Nishma Shah, a spokesperson for Bullying UK, suggests: “Give your child the opportunity to tell you how they feel. Agree a time or place to do this and practice responses they can use, like saying ‘no’, walking away confidently or telling someone.
“Work with your son or daughter to develop their social skills, reading of facial expressions and body language, listening skills and recognising tone of voice. Encourage your child to be assertive not aggressive.”
Forms of bullying:
To help identify subtler or more complex forms of bullying, it’s also helpful to look at some of its common guises (definitions courtesy of Bullying UK):
Manipulative bullying: where a person is controlling someone
This can often be disguised by the bully making the other person feel that they’re to blame. The bully will attempt to isolate the person and tell them that others’ opinions are not to be trusted. They might also use feelings of guilt to get their own way by feigning being upset. They can make their victim feel so uncomfortable that they give in and do what the bully wants.
The person being controlled may already have low self-esteem and no confidence which the bully will recognise and play on, then follow this by being nice to the person and again making them feel guilty or drawing them back in.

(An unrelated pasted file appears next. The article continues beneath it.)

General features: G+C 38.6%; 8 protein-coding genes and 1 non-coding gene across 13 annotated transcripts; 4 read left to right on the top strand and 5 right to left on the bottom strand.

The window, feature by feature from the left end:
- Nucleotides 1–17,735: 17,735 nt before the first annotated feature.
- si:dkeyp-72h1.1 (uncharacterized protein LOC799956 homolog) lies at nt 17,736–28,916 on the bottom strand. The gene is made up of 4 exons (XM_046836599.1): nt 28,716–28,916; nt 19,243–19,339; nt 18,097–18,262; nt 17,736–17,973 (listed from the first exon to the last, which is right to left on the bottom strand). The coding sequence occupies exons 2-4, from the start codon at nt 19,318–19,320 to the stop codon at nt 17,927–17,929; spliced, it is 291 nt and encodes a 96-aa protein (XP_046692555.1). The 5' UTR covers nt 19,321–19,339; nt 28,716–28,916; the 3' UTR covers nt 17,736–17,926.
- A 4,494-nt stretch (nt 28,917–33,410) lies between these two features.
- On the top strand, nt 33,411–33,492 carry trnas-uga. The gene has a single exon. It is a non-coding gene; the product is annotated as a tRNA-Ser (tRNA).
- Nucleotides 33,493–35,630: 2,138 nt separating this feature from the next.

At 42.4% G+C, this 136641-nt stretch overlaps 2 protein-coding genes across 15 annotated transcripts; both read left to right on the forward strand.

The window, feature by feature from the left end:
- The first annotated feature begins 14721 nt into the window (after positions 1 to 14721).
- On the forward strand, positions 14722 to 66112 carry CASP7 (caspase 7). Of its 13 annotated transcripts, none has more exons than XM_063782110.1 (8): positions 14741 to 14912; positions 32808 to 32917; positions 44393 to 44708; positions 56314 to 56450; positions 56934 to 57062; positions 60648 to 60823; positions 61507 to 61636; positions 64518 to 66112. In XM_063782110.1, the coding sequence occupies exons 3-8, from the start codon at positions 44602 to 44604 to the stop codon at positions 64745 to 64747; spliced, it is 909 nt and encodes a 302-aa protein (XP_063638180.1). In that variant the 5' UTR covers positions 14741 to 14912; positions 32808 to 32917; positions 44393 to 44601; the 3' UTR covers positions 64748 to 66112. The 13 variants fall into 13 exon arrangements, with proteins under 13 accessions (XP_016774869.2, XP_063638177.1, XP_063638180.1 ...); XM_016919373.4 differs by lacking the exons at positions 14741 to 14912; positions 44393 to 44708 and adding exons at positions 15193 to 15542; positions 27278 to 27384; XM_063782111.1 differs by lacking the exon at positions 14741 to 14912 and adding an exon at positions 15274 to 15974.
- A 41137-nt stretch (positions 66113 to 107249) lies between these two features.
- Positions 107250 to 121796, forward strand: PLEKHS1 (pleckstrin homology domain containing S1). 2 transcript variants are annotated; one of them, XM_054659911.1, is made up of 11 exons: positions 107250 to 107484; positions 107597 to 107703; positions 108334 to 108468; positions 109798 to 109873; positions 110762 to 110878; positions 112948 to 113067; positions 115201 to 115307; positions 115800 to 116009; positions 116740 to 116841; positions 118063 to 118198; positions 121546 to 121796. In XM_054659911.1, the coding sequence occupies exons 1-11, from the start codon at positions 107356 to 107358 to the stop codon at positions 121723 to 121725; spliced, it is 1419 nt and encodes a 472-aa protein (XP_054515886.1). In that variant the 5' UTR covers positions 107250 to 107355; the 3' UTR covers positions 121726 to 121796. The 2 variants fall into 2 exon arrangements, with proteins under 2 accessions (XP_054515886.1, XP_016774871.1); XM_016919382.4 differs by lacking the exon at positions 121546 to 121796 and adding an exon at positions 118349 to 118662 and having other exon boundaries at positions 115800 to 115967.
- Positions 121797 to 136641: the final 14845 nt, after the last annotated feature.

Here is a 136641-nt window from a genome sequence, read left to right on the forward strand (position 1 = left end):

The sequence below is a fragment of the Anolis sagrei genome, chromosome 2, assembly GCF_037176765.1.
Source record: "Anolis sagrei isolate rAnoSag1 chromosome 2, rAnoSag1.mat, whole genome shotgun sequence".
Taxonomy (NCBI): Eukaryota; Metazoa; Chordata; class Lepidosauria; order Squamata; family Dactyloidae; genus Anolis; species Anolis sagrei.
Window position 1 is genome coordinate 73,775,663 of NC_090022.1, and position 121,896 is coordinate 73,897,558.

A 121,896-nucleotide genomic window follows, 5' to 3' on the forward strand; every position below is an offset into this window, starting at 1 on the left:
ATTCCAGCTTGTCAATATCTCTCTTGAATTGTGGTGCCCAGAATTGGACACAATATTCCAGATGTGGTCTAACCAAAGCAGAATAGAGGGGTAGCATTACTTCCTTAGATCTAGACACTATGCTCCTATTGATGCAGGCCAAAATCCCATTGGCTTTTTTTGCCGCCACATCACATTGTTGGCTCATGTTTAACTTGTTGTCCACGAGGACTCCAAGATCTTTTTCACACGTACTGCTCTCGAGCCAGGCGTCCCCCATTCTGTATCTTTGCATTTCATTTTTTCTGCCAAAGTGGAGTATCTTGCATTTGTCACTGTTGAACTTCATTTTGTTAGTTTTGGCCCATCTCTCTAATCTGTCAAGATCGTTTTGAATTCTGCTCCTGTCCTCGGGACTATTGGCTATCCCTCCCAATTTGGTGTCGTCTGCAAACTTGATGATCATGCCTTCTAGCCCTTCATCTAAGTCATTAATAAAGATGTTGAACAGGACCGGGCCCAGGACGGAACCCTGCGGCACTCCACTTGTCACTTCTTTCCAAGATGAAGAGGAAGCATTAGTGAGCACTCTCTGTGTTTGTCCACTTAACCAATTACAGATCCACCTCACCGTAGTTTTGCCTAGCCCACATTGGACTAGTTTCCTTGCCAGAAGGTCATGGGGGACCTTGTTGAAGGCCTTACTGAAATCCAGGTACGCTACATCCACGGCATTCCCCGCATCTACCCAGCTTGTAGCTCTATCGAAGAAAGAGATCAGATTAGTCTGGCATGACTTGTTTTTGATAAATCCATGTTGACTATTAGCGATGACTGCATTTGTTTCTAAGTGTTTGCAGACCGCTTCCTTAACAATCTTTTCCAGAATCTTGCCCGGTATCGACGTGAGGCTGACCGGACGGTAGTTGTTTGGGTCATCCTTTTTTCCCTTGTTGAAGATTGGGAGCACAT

Examples of manipulative behaviour include giving someone the silent treatment, trying to stop people from being friends and repeating gossip.
Conditional friendship: where a child thinks someone is being their friend but phases of friendliness are alternated with phases of bullying
In this situation the person being bullied could find it difficult to make friends and be desperate to have one. They might want to please and allow themselves to be led by the bully. If they try to assert themselves and break away from the friendship the bulling will worsen.
The bully will have the ability to include the person in a group or isolate them if they choose, manipulating others to do their bidding and join in with the bulling. The friendship is conditional on the target doing and behaving as required by the bully.
Exploitative bullying: where a child is taken advantage of.
This type of bullying often involves a child with a disability or learning difficulty. The bully is able to control what their target does because they are more able. They might take money or food from the person being bullied or persuade them to do things because they do not understand the consequences or that it could be wrong.
The bully might also be physically stronger allowing them to intimidate the victim.
If your child is being bullied, you don’t have to face the situation alone. Of course in the first instance it’s best to discuss the situation with staff at school but there’s also plenty of outside support available both to parents and older children.